Nov 20 2010

Our North Vietnam Adventure

Here’s a sign that Peter’s and my maturity levels do not correspond to our ages: our reaction to the customer satisfaction survey for the Red Dragon cruise we took through Halong Bay on a beautiful wooden boat. Some sample questions:

-What did you like about our junk?

-How did you learn about our junk?

-Please list any suggestions for how we might improve our junk.

-Would you recommend our junk to your friends?

7th grade humor aside, though, the experience was great – two and a half days of floating and kayaking amidst hundreds of surreal karst formations jutting out from the water.  Even better, this particular company had the exclusive rights to an area of the bay, so that for much of the trip the only other boats we saw were those of local fishermen.

We then took a local ferry to Cat Ba island, where we spent a day rock climbing on a deserted beach with a local guide who climbed in his flip flops. And then it was a night train to Sapa and Bac Ha, two towns in northern Vietnam known for their terraced rice fields, fantastic markets and colorfully dressed minority tribes, with evocative names like the Flower H’Mong and the Red Dzao. (If you think our reaction to the junk questionnaire was bad, you should have heard us in Sapa. “Oh my god! That buffalo is H’mongous!” “Why can’t they just get H’mong?” “H’mong Catherine, let’s go.” Ad nauseum.)

Climbing on Cat Ba

Said minority tribes are also known for being some of the most persistent and annoying saleswomen ever, tempting you to spend your weekend holed up in your hotel room just so they cannot find you and try to sell you aprons. For a while it’s fine, since some of the stuff is pretty — and besides, it’s hard business supporting your family on your handicrafts. But after having several women press their faces up to the glass in the cafe window where we were sitting (seriously – they’ll just stand there, trying to get you to make eye contact), I composed the following open letter.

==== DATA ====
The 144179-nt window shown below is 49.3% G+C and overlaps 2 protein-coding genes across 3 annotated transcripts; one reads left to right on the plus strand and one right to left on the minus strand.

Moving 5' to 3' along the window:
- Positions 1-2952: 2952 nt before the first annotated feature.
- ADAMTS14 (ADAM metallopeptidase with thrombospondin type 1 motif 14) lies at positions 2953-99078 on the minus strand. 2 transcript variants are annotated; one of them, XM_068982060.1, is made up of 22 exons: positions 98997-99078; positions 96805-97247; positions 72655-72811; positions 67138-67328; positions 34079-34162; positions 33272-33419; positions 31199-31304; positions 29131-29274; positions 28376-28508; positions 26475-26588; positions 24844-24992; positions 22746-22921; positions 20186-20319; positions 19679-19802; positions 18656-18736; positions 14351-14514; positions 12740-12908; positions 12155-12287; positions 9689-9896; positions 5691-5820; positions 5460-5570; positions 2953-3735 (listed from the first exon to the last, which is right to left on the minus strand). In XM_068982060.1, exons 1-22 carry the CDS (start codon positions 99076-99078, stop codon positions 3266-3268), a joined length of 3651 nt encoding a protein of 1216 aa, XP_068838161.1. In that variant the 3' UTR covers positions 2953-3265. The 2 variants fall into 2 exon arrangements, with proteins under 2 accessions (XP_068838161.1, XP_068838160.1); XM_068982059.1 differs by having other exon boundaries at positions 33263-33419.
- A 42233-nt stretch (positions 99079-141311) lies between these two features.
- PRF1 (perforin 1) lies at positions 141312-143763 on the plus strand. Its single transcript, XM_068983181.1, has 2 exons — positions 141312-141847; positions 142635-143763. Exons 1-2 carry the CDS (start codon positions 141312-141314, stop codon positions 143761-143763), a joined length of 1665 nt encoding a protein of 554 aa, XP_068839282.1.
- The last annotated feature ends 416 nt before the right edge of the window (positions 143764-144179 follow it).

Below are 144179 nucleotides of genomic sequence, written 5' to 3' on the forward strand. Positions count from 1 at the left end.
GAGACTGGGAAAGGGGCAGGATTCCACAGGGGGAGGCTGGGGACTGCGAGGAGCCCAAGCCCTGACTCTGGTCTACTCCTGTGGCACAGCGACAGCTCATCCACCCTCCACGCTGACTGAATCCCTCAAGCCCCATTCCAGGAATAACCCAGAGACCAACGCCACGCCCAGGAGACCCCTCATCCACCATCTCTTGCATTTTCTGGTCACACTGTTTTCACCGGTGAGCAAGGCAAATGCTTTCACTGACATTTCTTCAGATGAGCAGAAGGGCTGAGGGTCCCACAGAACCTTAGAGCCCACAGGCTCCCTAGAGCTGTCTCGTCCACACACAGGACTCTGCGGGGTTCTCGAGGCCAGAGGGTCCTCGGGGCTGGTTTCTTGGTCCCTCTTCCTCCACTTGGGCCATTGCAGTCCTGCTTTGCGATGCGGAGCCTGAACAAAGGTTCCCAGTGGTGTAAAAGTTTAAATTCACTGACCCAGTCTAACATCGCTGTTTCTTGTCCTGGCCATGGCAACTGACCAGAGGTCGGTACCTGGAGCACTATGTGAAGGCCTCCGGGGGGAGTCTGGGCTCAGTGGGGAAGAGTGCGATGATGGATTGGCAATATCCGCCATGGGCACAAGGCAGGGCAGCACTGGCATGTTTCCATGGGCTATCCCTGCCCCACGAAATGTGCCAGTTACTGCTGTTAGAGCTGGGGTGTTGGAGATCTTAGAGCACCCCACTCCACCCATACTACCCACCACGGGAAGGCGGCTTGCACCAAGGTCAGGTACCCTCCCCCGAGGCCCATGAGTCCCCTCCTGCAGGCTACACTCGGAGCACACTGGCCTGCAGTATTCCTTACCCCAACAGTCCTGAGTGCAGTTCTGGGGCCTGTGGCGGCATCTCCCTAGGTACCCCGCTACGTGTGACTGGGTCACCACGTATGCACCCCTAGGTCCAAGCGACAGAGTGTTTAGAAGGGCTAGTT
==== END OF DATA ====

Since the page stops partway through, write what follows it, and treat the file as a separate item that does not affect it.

Dear Ladies of the Flower (and Black) H’Mong:

Contrary to what you believe, I do not want to buy any of your embroidered bags, pounded silver earrings, or postcard sets that you produce from a mysterious pocket in your apron every time I walk past you. When you approach me with your distinctive cry – “Hello lady! You buy something for me!” – and I say “No, thank you,” I am not asking if you might like to walk with me for the next half hour, pushing hand-stitched tote bags into my hands. If you then stand next to the table at the restaurant where I am eating lunch, waiting for me to finish, and/or send your small child onto the restaurant’s balcony to proposition me with small, stuffed felt squares, I will be even less inclined to make a purchase. And if you then appear out of nowhere later in the day while I am shopping for replacement sneakers and again show me your wares – this time offering to sell yourself as a souvenir as well – as another woman joins you and attempts to sell me the exact same products that you are, as if I might just not like your particular striped bags and would prefer her identical selection, please forgive me if I cover my head with my hands and attempt to run away.

In the end, as you know all too well, I may break down and buy something, not because I want a purple headband, but because I want to be left alone. But that’s your game, ladies of the Flower H’mong. You’ll keep trying and trying, thrusting your bags onto people’s arms and demanding that they name a price for something they don’t want, until eventually you wear them down.

Oh, how you fatigue me.

Flower H'Mong selling to other Flower H'Mong